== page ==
The result — keyed by freshman tailback Domenic Betts and a veteran offensive line with four second-year starters — is the No. 1 individual and team rushing ranking in the 37-school Southern California Football Assn.
OCC (1-1) is averaging 345 rushing yards per game, while Betts is averaging 187 per contest. And while the Pirates have used the spread in both games thus far, the ground-and-pound approach made famous in Newport-Mesa by Coach Myron Miller at Costa Mesa High in the early 1990s, has allowed OCC to possess the ball an average of better than one quarter more than its first two opponents.
OCC's SCFA-leading time of possession average is 37:26. That leaves 22:24 for the other team, which computes to a difference of just more than 15 minutes, the official length of a college quarter.
The offense, however, has not been embraced fully by everyone on the OCC roster.
Coach Mike Taylor said he spent the early part of the week that led to Saturday's 38-31 home triumph over Long Beach defusing a revolt by the team's receivers, many of whom dreamed of elevated numbers in the spread.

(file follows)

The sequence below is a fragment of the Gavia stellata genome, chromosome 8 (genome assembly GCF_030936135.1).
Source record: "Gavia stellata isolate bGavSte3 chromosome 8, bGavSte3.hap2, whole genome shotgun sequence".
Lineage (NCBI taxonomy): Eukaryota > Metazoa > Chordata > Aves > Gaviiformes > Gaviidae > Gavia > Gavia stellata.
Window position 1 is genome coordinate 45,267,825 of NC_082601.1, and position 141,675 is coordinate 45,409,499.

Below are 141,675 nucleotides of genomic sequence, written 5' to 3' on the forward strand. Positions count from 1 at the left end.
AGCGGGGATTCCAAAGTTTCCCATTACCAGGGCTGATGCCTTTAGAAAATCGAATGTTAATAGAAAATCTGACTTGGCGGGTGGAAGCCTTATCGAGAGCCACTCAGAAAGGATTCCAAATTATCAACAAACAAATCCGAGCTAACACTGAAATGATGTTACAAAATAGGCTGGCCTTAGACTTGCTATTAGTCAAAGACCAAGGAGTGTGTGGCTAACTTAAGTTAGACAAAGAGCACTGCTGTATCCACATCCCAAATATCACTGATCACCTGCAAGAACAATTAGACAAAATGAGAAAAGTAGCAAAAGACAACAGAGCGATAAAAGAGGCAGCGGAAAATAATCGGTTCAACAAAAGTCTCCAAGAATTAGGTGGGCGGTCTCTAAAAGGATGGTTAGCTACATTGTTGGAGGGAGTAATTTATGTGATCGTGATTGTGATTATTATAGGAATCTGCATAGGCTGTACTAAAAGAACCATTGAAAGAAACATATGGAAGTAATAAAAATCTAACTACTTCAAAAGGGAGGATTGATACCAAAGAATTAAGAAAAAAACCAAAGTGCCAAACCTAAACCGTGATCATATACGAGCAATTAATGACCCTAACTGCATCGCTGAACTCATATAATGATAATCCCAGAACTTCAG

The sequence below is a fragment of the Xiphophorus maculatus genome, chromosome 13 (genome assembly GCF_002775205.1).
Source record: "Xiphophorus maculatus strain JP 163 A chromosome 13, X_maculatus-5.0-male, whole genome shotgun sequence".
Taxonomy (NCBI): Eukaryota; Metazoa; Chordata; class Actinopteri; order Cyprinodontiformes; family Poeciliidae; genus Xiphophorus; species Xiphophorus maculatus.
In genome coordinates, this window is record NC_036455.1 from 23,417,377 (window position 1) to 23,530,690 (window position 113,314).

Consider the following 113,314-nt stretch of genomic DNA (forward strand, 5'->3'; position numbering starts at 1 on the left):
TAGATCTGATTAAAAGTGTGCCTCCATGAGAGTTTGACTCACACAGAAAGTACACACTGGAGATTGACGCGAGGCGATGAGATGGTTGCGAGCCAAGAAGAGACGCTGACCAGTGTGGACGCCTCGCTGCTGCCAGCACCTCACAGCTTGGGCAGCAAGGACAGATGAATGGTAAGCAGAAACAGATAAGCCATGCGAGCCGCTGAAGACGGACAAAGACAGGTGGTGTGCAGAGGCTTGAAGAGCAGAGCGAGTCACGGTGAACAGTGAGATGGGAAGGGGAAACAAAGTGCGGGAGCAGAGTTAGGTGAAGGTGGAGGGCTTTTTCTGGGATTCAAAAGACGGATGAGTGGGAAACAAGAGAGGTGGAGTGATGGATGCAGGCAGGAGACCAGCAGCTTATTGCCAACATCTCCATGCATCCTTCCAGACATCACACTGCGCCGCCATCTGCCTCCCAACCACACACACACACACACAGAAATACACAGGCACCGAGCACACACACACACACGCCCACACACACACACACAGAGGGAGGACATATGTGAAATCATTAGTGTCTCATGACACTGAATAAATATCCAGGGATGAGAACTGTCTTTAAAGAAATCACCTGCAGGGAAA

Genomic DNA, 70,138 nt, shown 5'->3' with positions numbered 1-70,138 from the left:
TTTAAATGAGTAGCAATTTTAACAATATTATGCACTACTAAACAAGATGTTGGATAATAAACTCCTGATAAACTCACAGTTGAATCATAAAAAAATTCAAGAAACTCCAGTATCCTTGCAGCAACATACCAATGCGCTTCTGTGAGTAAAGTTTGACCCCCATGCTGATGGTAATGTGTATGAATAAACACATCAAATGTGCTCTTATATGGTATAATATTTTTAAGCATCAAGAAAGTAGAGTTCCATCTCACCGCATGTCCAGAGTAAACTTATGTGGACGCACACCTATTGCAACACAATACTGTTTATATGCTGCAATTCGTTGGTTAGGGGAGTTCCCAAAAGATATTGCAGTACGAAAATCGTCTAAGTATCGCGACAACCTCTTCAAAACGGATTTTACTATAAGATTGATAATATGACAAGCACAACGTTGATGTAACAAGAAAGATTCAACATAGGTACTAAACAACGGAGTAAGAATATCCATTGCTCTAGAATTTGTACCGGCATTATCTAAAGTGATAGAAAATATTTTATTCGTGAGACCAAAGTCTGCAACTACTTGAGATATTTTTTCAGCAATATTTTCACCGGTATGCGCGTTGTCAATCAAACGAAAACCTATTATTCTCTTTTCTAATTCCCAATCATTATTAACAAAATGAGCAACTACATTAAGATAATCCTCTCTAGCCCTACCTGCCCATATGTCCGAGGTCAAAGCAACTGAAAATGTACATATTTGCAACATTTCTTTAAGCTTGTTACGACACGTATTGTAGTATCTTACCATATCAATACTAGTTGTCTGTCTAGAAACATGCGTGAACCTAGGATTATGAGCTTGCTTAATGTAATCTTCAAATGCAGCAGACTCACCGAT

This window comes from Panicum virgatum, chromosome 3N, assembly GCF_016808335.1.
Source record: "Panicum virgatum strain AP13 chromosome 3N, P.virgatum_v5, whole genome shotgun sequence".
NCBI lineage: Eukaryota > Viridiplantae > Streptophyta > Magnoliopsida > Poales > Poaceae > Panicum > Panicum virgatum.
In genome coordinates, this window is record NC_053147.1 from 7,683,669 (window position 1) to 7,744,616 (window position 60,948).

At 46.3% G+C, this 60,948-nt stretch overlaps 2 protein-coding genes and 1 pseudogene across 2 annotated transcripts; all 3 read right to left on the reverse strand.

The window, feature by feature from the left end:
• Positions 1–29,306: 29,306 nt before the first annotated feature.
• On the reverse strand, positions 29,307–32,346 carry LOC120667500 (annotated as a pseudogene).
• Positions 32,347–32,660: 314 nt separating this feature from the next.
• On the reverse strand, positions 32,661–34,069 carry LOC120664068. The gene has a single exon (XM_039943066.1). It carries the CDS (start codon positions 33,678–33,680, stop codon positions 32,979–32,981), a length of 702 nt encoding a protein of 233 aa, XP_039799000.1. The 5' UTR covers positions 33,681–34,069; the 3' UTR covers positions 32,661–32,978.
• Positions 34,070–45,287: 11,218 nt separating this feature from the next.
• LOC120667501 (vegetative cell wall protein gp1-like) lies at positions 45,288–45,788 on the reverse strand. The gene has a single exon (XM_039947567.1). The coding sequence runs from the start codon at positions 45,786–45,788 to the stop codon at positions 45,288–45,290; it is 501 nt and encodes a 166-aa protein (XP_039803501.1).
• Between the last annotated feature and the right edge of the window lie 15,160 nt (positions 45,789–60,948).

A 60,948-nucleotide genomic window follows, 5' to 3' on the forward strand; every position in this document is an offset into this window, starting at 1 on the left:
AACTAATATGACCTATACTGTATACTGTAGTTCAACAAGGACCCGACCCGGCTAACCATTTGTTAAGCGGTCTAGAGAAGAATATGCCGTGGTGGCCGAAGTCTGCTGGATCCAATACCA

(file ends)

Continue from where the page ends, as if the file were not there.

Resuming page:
"A few stopped by my office with concerns," Taylor said. "They told me they came here to catch passes."
Taylor said he invoked some "Coaching 101" to emphasize placing the team above individual interests, and the meaning of being a good teammate, in an attempt to stave off such selfishness.
With freshman starting quarterback Alex Cappellini displaying difficulty completing passes down the field and touted freshman Adam Young likely out for the season after breaking his right throwing hand in the season-opening loss at Saddleback, it would be hard to suggest the Pirates will not move further in the direction of the run-oriented double-wing scheme.